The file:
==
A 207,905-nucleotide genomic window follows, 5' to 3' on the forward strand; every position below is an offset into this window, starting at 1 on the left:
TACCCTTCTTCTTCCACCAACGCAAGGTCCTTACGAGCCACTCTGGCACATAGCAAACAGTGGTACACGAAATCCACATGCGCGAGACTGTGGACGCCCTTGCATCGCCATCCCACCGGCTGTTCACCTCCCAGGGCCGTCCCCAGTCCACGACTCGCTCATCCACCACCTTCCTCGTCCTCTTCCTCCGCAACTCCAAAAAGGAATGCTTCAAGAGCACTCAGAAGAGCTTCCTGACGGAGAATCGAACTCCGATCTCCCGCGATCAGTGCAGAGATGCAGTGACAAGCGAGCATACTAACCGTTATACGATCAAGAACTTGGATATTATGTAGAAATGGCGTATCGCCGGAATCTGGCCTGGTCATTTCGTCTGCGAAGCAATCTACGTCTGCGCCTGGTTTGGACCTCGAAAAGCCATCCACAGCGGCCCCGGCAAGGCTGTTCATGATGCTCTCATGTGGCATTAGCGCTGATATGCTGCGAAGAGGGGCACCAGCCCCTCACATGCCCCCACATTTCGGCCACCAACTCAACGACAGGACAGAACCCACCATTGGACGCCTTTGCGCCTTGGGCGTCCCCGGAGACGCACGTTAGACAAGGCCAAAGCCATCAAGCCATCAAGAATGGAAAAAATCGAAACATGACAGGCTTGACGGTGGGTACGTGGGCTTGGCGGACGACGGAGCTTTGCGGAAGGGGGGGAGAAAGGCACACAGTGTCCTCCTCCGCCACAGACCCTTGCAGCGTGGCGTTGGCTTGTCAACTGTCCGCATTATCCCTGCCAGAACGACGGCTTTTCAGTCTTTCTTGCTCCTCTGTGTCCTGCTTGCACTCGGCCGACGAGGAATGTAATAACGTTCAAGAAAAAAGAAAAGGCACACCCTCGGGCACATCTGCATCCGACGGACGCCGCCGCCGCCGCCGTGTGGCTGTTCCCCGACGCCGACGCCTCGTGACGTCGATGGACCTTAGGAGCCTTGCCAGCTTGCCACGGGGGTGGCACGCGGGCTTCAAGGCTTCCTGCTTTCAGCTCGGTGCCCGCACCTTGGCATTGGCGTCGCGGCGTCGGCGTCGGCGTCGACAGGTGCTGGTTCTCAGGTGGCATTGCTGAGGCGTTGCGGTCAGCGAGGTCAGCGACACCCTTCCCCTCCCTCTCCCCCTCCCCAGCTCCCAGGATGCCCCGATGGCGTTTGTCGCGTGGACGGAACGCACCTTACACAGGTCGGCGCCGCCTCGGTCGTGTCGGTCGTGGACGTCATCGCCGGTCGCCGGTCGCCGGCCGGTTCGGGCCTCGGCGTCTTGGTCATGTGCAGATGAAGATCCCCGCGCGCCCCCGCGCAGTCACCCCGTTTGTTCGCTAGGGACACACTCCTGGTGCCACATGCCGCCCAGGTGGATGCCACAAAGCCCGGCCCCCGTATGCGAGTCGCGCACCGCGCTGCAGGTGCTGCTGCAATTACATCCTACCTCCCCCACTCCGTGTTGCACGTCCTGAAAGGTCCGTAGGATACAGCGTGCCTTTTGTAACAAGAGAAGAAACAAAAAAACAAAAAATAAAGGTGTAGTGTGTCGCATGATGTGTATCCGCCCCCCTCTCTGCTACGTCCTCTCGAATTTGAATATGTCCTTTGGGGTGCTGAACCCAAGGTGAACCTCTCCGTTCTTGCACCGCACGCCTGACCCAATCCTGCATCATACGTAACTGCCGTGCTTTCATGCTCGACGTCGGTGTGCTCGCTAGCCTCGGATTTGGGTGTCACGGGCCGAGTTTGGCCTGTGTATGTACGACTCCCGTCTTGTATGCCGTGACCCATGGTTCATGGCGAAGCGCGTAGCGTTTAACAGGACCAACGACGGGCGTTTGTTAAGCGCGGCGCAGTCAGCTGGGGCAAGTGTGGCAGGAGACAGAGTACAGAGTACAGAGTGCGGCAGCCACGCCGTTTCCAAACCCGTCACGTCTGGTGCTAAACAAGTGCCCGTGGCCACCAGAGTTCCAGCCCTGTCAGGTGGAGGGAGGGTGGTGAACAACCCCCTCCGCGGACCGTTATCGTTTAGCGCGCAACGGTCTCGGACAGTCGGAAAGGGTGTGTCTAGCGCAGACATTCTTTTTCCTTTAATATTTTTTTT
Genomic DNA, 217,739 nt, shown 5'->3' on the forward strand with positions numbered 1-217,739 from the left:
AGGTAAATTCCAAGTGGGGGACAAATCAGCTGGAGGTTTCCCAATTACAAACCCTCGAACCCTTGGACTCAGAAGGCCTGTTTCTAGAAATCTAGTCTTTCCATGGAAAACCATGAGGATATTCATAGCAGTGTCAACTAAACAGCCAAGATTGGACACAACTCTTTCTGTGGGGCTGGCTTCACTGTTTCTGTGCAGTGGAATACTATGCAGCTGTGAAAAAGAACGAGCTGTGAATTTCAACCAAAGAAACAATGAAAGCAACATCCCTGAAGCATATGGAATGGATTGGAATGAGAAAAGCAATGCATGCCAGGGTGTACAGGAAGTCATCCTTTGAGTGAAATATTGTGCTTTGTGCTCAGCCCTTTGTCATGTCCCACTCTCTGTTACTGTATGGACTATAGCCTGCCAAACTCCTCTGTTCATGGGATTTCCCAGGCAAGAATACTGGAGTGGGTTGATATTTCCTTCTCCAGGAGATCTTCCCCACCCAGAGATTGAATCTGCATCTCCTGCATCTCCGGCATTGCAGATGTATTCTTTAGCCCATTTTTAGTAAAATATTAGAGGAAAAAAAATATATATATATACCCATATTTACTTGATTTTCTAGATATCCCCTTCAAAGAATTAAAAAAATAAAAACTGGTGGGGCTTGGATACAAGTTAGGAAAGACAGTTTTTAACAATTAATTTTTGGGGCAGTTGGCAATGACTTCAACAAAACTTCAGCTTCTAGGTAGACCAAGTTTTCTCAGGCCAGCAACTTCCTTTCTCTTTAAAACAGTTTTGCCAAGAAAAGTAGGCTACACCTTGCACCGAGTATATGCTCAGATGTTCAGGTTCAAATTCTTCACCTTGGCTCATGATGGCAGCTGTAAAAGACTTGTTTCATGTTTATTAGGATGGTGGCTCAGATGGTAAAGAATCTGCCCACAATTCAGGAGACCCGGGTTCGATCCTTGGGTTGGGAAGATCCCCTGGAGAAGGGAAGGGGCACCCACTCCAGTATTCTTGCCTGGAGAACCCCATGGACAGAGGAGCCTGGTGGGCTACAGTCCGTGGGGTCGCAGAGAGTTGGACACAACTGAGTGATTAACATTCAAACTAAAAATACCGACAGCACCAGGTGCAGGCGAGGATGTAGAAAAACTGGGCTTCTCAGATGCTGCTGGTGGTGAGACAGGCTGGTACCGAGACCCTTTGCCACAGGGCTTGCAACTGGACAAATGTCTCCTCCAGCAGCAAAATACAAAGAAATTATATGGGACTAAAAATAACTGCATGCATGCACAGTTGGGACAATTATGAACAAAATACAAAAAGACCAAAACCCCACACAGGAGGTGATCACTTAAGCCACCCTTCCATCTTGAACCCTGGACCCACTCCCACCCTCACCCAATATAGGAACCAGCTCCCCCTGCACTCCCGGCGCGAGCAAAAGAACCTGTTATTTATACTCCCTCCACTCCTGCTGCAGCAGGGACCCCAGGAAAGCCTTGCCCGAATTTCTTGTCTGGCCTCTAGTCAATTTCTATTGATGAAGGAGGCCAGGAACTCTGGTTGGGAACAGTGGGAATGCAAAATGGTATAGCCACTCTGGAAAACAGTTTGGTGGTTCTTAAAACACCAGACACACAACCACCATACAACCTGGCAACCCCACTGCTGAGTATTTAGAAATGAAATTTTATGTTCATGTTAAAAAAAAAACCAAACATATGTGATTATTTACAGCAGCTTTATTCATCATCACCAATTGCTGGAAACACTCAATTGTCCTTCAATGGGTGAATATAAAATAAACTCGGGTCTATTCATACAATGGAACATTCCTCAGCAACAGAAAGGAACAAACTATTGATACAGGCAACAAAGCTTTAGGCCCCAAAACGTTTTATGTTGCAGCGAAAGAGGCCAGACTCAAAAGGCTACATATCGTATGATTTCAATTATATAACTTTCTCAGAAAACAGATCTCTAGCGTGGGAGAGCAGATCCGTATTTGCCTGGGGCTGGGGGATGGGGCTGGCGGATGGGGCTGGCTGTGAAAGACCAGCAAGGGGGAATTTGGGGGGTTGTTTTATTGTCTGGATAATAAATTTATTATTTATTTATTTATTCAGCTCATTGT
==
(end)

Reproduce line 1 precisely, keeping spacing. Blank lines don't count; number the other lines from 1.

A 207,905-nucleotide genomic window follows, 5' to 3' on the forward strand; every position below is an offset into this window, starting at 1 on the left: